By Dino Santos

It was a simple and intimate affair witnessed by select members of the Intramuros community and Intramuros Administration employees. On January 22, 2018, the Casa Misión was blessed in a ceremony solemnized by Rev. Fr. Reggie Malicdem and Rev. Fr. Jason Dy. Gracing the affair was IA’s founding Administrator, Dr. Jaime Laya.

Present IA Administrator Atty. Guiller Asido expressed that the blessing signifies that the building is ready for use. As a preview, a relieve of the Virgen Soledad and an exquisite antique carroza from the IA collection was displayed on the ground floor. After the short exhibition by the Administration, the Casa Misión was set to host the Manila Biennale, along with other venues in Intramuros.

The Casa Misión was built on the exact site of and inspired by the architecture of the Jesuit Mission house in Intramuros. The original structure, built upon the return of the Jesuits to the Philippines during the latter half of the 19th century, was destroyed during the Second World War. The National Government bought the site in 1981 with the vision of rebuilding the structure in the name of cultural heritage conservation. With funding from the National Government and the Tourism Infrastructure and Enterprise Zone (TIEZA), the Casa Misión vision finally became a reality. It is now set to house the esteemed collection of the Intramuros Administration.

The Intramuros Administration Museum will showcase some of the finest pieces produced by Filipino artists and craftsmen during Spanish Colonial Philippines. By presenting Filipino art and culture inside Intramuros during the Spanish occupation, the museum breathes life into and adds color to the history of the walls. It will focus on the story of the Christianization of the Philippines and Intramuros serving as the origin and seat of ecclesiastic and political power during the Spanish colonial period. It will trace the spread of colonial art from communal spaces to private venues, as well as the fusion of the public and the private spheres – a very Filipino context. The ground floor galleries and the courtyard will feature church art: large scale santos, relieves, paintings, altar parts, the silver collection and architectural details. The second-floor galleries on the other hand will showcase artefacts found inside convents, private chapels and homes as well as the intersection of the private and the public: paintings of Filipino masters of the period, furniture, ivory santos, costumes and textile, jewelry, icons, and urnas.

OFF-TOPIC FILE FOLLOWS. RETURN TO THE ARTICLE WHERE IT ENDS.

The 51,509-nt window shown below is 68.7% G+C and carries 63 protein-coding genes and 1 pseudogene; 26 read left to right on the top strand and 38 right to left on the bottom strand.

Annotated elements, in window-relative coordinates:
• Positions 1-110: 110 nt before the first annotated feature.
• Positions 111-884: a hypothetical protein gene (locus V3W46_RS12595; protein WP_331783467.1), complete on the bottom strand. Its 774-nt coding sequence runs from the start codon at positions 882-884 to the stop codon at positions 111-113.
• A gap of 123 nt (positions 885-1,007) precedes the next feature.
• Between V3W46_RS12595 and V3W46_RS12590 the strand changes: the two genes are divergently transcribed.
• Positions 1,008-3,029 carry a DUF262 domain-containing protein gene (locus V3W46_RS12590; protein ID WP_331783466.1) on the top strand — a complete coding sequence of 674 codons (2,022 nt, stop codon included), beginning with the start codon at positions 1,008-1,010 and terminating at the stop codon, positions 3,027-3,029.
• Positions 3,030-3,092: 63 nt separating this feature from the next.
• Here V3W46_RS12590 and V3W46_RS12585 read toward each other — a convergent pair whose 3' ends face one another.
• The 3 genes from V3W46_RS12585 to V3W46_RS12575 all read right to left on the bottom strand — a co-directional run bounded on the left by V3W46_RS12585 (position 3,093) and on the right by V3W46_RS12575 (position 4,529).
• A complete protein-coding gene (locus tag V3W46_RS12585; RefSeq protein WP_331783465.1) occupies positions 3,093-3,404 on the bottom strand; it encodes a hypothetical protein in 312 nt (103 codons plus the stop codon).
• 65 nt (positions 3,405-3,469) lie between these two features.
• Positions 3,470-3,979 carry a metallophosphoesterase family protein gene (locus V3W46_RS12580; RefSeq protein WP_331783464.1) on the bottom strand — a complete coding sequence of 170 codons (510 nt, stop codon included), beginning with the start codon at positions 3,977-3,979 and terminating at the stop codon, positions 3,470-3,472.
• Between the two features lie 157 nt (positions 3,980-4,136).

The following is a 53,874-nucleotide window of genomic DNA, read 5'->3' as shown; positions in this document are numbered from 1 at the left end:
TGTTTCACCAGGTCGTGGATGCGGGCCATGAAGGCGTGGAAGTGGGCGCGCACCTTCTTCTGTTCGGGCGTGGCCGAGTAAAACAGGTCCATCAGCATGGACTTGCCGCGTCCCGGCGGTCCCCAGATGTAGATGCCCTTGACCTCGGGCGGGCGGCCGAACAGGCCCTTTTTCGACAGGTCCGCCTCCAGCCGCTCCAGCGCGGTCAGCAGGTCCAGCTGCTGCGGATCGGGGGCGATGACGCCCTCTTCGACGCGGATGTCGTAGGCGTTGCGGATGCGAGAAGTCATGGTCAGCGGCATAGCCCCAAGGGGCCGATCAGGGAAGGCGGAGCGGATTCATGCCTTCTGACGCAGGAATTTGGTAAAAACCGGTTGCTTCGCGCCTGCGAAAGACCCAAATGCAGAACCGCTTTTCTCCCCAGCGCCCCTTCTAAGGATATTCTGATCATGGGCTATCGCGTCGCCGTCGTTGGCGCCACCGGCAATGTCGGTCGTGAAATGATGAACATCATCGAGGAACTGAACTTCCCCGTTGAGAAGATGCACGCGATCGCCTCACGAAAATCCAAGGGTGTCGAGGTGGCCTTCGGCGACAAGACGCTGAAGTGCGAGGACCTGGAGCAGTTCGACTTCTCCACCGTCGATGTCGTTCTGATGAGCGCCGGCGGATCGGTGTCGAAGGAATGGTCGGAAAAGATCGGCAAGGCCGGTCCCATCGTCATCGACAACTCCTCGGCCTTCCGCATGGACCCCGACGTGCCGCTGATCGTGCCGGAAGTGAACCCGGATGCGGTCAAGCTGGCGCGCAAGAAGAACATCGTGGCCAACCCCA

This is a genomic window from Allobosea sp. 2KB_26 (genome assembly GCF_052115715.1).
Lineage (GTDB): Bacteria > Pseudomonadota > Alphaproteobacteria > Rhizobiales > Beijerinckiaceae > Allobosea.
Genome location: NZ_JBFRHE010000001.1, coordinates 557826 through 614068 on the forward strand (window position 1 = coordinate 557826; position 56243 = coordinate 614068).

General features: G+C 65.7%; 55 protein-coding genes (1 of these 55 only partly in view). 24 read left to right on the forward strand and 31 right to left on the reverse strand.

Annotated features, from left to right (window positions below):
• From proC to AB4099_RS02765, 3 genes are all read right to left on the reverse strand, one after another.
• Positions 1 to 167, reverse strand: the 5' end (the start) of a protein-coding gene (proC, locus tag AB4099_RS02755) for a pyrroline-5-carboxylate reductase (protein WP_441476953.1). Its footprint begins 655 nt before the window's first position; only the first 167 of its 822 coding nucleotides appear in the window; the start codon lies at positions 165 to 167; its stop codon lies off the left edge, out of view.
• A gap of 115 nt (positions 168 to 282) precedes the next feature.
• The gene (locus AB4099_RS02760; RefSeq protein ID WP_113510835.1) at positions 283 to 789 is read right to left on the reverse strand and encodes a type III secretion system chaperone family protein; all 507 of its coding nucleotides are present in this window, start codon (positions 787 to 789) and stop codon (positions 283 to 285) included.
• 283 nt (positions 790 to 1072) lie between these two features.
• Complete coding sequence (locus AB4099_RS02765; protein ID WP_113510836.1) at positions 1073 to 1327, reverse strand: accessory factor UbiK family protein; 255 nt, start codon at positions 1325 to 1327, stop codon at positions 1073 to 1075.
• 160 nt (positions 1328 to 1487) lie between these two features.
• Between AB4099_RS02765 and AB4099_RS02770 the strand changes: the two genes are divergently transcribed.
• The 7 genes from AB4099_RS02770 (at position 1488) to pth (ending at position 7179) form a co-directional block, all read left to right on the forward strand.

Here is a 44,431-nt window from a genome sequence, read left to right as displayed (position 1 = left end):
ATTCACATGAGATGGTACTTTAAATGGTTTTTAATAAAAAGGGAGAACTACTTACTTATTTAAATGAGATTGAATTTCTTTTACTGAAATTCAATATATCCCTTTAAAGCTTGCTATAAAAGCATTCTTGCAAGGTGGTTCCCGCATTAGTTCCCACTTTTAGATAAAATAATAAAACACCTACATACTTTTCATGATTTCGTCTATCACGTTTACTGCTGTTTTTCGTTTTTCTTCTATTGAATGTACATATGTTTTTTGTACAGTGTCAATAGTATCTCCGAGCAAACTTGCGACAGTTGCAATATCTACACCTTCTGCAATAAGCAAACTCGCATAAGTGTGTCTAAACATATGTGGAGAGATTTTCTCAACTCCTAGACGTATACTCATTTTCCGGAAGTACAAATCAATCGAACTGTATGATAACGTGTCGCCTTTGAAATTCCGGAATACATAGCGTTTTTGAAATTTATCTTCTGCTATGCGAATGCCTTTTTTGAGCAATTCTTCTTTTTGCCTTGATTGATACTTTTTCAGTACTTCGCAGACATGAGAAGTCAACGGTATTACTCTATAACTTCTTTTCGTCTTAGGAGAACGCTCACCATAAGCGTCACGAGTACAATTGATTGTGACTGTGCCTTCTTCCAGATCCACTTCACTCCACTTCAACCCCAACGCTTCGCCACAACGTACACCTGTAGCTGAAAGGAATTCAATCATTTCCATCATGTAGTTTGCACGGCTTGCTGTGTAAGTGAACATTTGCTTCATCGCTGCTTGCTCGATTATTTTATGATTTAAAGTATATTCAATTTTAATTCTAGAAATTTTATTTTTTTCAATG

After a tour of Intramuros’ historical architecture, entrance to the Intramuros Administration Museum would deepen the tourist experience as the individual dives into the religious and secular heritage of the Philippines from the Spanish colonial period. Complementing the Casa Manila Museum, it enhances the Intramuros visitors’ experience, giving them a comprehensive historical tour of the Walled City.